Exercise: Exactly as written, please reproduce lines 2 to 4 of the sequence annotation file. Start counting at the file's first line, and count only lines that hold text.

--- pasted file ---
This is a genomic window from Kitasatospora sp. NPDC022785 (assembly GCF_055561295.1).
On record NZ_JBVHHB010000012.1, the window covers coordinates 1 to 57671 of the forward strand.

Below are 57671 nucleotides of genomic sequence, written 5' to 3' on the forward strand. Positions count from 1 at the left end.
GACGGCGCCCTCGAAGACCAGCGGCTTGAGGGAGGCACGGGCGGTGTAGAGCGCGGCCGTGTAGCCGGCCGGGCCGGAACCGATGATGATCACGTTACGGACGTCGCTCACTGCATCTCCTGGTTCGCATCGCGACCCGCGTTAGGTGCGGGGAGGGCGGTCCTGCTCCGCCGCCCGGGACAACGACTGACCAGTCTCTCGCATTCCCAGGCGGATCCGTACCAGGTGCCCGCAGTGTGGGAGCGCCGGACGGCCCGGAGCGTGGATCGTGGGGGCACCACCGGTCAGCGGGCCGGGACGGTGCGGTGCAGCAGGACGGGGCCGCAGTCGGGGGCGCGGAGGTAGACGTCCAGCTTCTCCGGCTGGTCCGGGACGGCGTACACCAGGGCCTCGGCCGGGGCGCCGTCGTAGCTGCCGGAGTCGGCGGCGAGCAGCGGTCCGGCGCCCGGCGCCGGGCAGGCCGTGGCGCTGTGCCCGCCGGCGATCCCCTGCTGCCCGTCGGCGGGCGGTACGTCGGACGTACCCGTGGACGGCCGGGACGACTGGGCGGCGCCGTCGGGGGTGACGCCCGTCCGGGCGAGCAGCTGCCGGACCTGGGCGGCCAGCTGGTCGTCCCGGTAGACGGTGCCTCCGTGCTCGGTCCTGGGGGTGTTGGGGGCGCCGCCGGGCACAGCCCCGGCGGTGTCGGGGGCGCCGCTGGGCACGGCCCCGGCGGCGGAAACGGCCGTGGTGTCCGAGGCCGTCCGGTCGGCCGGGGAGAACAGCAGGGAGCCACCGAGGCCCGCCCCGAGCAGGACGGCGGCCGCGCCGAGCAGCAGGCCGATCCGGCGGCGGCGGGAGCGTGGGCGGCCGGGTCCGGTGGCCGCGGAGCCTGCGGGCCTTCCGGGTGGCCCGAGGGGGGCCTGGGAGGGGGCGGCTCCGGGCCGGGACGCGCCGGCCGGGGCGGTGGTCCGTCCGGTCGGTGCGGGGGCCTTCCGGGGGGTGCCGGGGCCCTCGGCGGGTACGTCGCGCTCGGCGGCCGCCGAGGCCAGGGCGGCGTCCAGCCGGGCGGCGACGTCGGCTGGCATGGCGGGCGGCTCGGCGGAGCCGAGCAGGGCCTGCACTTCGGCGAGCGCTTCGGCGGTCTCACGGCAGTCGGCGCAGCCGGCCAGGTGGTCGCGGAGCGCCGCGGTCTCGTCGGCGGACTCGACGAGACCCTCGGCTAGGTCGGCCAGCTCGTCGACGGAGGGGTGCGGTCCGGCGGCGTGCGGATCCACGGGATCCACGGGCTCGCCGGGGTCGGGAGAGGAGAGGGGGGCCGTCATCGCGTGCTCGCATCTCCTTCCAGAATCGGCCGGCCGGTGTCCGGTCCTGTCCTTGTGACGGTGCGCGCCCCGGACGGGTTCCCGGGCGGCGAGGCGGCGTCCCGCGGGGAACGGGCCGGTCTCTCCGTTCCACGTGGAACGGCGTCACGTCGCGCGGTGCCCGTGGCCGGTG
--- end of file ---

On record NZ_JBVHHB010000012.1, the window covers coordinates 1 to 57671 of the forward strand.

Below are 57671 nucleotides of genomic sequence, written 5' to 3' on the forward strand. Positions count from 1 at the left end.
GACGGCGCCCTCGAAGACCAGCGGCTTGAGGGAGGCACGGGCGGTGTAGAGCGCGGCCGTGTAGCCGGCCGGGCCGGAACCGATGATGATCACGTTACGGACGTCGCTCACTGCATCTCCTGGTTCGCATCGCGACCCGCGTTAGGTGCGGGGAGGGCGGTCCTGCTCCGCCGCCCGGGACAACGACTGACCAGTCTCTCGCATTCCCAGGCGGATCCGTACCAGGTGCCCGCAGTGTGGGAGCGCCGGACGGCCCGGAGCGTGGATCGTGGGGGCACCACCGGTCAGCGGGCCGGGACGGTGCGGTGCAGCAGGACGGGGCCGCAGTCGGGGGCGCGGAGGTAGACGTCCAGCTTCTCCGGCTGGTCCGGGACGGCGTACACCAGGGCCTCGGCCGGGGCGCCGTCGTAGCTGCCGGAGTCGGCGGCGAGCAGCGGTCCGGCGCCCGGCGCCGGGCAGGCCGTGGCGCTGTGCCCGCCGGCGATCCCCTGCTGCCCGTCGGCGGGCGGTACGTCGGACGTACCCGTGGACGGCCGGGACGACTGGGCGGCGCCGTCGGGGGTGACGCCCGTCCGGGCGAGCAGCTGCCGGACCTGGGCGGCCAGCTGGTCGTCCCGGTAGACGGTGCCTCCGTGCTCGGTCCTGGGGGTGTTGGGGGCGCCGCCGGGCACAGCCCCGGCGGTGTCGGGGGCGCCGCTGGGCACGGCCCCGGCGGCGGAAACGGCCGTGGTGTCCGAGGCCGTCCGGTCGGCCGGGGAGAACAGCAGGGAGCCACCGAGGCCCGCCCCGAGCAGGACGGCGGCCGCGCCGAGCAGCAGGCCGATCCGGCGGCGGCGGGAGCGTGGGCGGCCGGGTCCGGTGGCCGCGGAGCCTGCGGGCCTTCCGGGTGGCCCGAGGGGGGCCTGGGAGGGGGCGGCTCCGGGCCGGGACGCGCCGGCCGGGGCGGTGGTCCGTCCGGTCGGTGCGGGGGCCTTCCGGGGGGTGCCGGGGCCCTCGGCGGGTACGTCGCGCTCGGCGGCCGCCGAGGCCAGGGCGGCGTCCAGCCGGGCGGCGACGTCGGCTGGCATGGCGGGCGGCTCGGCGGAGCCGAGCAGGGCCTGCACTTCGGCGAGCGCTTCGGCGGTCTCACGGCAGTCGGCGCAGCCGGCCAGGTGGTCGCGGAGCGCCGCGGTCTCGTCGGCGGACTCGACGAGACCCTCGGCTAGGTCGGCCAGCTCGTCGACGGAGGGGTGCGGTCCGGCGGCGTGCGGATCCACGGGATCCACGGGCTCGCCGGGGTCGGGAGAGGAGAGGGGGGCCGTCATCGCGTGCTCGCATCTCCTTCCAGAATCGGCCGGCCGGTGTCCGGTCCTGTCCTTGTGACGGTGCGCGCCCCGGACGGGTTCCCGGGCGGCGAGGCGGCGTCCCGCGGGGAACGGGCCGGTCTCTCCGTTCCACGTGGAACGGCGTCACGTCGCGCGGTGCCCGTGGCCGGTG